What Pareve Means for Rosh Hashanah

Today at sundown begins a very important holiday for the Jewish faith, Rosh Hashanah. This holy day is also known as the Jewish New Year and the “Head of the Year” because it marks the anniversary of Adam and Eve.

While not all in the faith practice a kosher kitchen, when preparing dishes for the High Holiday over the next two days, it’s important to remember these rules for cooking and storing food. There are three different types of kosher classification: dairy, meat and pareve. Coconut oil falls into the pareve category.

A traditional Rosh Hashanah treat: honey cakes.

In a kosher kitchen, dairy and meat cannot touch and must be prepared separately. There are also specific rules to how the two can be prepared and stored. Pareve is a food that is neither meat nor dairy and can be used for either one. This classification labels all fruits, grains, vegetables, water and minerals in their natural state as this type of “neutral” food.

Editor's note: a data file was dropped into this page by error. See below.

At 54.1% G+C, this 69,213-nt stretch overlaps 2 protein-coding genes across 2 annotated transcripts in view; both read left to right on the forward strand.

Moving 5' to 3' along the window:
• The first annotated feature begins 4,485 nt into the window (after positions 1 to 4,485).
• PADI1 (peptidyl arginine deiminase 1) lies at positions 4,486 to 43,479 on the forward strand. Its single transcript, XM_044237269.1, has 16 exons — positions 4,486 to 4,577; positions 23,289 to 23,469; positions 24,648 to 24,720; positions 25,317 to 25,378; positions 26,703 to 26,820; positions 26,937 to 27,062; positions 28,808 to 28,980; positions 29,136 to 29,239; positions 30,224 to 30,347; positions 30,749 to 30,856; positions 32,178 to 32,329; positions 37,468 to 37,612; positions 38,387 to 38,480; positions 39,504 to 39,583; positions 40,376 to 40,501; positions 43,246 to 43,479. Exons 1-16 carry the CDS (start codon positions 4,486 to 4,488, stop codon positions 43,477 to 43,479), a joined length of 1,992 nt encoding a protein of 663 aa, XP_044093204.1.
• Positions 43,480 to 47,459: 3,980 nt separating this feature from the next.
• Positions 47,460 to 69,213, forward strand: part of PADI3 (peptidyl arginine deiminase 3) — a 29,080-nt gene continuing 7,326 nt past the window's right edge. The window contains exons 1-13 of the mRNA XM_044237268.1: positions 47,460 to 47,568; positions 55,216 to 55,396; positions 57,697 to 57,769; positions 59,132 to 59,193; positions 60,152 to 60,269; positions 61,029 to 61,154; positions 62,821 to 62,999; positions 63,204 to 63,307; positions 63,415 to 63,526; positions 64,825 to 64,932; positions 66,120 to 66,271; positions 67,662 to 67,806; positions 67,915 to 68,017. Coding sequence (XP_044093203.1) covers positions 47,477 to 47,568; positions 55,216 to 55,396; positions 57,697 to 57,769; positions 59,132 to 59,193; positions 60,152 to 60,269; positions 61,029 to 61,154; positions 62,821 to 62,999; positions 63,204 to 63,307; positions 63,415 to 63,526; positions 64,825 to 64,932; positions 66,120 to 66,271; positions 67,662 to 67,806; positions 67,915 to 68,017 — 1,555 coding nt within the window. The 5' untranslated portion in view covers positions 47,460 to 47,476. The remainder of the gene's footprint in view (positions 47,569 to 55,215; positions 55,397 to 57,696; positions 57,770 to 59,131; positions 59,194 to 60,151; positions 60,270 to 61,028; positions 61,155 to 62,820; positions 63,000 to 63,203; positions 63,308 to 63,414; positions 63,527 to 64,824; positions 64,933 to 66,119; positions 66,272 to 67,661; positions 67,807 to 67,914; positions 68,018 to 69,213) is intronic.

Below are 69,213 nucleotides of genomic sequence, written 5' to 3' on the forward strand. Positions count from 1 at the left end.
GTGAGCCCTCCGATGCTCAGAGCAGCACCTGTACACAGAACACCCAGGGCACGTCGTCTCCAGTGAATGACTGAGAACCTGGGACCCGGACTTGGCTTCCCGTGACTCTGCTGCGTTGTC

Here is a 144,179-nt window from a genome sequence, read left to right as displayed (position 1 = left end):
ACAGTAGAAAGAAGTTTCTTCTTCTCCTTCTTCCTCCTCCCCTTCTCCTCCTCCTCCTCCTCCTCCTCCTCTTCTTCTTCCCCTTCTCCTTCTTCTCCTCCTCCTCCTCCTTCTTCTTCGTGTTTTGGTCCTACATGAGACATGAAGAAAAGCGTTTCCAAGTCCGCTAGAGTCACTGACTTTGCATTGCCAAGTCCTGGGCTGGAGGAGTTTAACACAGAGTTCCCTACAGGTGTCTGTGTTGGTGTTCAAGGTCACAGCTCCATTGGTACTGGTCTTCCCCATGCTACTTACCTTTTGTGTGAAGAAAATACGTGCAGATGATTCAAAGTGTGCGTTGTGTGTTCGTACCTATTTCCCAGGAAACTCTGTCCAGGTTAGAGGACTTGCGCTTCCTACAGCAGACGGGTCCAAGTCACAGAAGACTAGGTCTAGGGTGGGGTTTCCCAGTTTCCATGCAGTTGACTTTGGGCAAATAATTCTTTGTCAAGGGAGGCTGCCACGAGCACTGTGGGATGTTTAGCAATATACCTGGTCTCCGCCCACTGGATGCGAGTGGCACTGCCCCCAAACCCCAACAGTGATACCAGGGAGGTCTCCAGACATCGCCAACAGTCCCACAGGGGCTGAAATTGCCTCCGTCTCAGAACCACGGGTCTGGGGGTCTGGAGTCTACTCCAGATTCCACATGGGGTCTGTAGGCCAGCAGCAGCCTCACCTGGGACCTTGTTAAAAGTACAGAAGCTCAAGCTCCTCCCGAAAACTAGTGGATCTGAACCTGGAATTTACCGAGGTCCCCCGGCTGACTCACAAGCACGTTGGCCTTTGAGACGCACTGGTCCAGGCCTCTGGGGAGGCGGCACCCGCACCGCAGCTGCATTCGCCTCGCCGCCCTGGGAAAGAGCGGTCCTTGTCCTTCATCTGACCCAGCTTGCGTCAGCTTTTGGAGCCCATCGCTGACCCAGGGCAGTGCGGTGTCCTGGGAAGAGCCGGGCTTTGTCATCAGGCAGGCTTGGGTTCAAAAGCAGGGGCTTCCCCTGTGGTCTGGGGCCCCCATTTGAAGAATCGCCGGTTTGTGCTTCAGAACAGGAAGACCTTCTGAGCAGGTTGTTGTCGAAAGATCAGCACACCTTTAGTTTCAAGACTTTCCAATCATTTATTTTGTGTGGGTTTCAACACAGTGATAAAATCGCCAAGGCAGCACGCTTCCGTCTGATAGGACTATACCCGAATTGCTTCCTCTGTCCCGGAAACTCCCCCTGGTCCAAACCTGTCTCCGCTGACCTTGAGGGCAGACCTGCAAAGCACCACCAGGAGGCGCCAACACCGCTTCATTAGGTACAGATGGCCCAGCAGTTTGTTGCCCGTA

Because extra virgin coconut oil is neutral, it’s a perfect addition to the holiday tradition. Another reason to ditch the butter in kosher cooking is butter may actually change the nature of the foods it contacts since it’s a dairy product.

A traditional blessing for Rosh Hashanah is “shana tovah u’metukah”, Hebrew for “a good and sweet new year.” This is why many foods eaten for this holiday are sweet – like honey cake. You can also please your guests with our coconut macaroons.

Leshanah tovah tikateiv veteichateim.
May you be inscribed and sealed for a good year.


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